If you don’t see it, you can choose View⇒Error Description to see the ­message. With your text cursor still on the error, press Alt+Enter to view a couple Quick Fix options for this error. You want to change the package name back to what it should be, so choose Set package name to com.­dummies.helloandroid.

Setting Up an Emulator

You’re almost ready to run your Hello Android application! The next step is to set up an emulator.

An emulator (also known as an AVD) is an Android Virtual Device that looks, acts, walks, and talks (well, maybe not walks and talks) like a physical Android device. AVDs can be configured to run just about any particular ­version of Android.

Follow these steps to create your first AVD:

1. Choose Tools⇒Android⇒AVD Manager.

The AVD Manager dialog box opens.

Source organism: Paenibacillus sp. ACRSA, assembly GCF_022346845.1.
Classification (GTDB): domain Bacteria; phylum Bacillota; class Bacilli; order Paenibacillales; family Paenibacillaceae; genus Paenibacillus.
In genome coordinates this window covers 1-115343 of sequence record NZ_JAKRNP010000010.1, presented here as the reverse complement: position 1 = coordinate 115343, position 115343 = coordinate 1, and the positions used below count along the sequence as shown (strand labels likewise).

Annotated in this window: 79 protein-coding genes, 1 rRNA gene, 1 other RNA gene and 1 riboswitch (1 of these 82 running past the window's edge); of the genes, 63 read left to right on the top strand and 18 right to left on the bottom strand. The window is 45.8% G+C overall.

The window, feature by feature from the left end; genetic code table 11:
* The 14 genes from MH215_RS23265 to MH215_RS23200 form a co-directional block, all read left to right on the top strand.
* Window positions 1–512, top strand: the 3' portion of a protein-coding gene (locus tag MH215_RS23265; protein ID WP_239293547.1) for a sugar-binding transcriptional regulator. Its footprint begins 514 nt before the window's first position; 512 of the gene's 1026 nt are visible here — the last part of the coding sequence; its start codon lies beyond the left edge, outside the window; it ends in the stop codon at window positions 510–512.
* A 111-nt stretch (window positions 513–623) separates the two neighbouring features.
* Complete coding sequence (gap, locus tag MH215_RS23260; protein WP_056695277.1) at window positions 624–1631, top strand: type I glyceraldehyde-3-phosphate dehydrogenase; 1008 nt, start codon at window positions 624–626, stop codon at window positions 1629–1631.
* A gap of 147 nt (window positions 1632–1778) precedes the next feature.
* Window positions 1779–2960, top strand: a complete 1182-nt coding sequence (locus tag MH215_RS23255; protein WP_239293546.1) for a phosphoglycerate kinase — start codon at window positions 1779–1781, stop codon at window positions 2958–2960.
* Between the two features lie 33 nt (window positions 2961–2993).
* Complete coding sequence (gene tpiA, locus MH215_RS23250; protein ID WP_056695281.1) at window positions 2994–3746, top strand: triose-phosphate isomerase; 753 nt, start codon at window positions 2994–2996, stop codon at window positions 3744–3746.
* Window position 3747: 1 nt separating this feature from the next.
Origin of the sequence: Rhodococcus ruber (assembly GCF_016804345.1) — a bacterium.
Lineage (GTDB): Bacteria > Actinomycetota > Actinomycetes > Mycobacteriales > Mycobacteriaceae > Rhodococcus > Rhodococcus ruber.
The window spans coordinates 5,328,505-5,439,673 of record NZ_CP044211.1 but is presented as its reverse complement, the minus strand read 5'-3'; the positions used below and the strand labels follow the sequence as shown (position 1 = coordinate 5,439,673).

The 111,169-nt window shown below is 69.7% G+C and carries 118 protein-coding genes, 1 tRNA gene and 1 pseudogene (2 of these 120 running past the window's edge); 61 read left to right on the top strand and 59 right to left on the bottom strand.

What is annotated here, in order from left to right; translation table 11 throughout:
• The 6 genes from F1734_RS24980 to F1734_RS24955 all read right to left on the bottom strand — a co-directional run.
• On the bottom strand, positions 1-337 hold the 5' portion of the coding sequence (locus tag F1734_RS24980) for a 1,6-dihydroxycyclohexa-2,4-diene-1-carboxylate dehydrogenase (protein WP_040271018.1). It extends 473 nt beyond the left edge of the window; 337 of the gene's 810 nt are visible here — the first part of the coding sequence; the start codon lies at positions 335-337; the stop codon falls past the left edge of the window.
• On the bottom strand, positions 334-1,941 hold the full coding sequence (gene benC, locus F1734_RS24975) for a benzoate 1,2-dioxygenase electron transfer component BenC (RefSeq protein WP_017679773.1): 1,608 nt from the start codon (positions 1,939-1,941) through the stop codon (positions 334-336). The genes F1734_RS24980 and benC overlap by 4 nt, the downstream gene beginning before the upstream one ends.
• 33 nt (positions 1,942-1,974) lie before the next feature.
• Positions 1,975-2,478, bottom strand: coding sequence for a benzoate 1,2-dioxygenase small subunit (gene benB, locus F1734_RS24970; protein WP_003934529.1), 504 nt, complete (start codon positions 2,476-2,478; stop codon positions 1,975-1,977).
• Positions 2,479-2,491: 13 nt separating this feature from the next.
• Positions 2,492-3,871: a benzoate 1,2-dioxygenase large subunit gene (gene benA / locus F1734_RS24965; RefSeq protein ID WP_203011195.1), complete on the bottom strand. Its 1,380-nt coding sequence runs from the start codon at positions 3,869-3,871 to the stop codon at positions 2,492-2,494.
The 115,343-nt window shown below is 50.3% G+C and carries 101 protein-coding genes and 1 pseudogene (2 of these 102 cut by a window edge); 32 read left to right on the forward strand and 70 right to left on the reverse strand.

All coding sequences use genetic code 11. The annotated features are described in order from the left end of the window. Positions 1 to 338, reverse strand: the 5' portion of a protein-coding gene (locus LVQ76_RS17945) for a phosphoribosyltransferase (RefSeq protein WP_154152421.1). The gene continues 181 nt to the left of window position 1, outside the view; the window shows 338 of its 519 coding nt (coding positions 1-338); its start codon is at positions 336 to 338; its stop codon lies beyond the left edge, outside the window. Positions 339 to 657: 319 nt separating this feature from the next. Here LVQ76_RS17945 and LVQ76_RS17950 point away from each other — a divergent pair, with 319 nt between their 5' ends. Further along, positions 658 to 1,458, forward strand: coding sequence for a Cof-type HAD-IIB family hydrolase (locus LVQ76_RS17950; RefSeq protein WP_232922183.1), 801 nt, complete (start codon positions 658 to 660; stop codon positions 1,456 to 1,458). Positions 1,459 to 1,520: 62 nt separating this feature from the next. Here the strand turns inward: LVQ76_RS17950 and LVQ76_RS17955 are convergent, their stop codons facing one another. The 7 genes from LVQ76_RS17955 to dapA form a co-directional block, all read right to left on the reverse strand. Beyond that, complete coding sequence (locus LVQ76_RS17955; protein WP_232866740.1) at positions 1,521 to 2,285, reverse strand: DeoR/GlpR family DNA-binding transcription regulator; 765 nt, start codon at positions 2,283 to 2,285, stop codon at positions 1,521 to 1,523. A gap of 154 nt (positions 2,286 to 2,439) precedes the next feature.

2. Click Create a Virtual Device, then click the Nexus 5 item and click Next, as inFigure 3-7.

3. In the System Image dialog box, select the Lollipop x86 item as inFigure 3-8, then click Next.

4. In the Configure AVD dialog box, use the default AVD name or change it to a haiku.

Leave everything else alone, as in Figure 3-9.

5. Click the Finish button.

Figure 3-10 shows the completed AVD Manager dialog box. You should now see your new AVD listed under Your Virtual Devices.


Figure 37: The Select Hardware dialog box.


Figure 38: The System Image ­dialog box.


Figure 39: The Configure AVD dialog box.


Figure 310: The recently created AVD in the AVD Manager.

Running the Hello Android App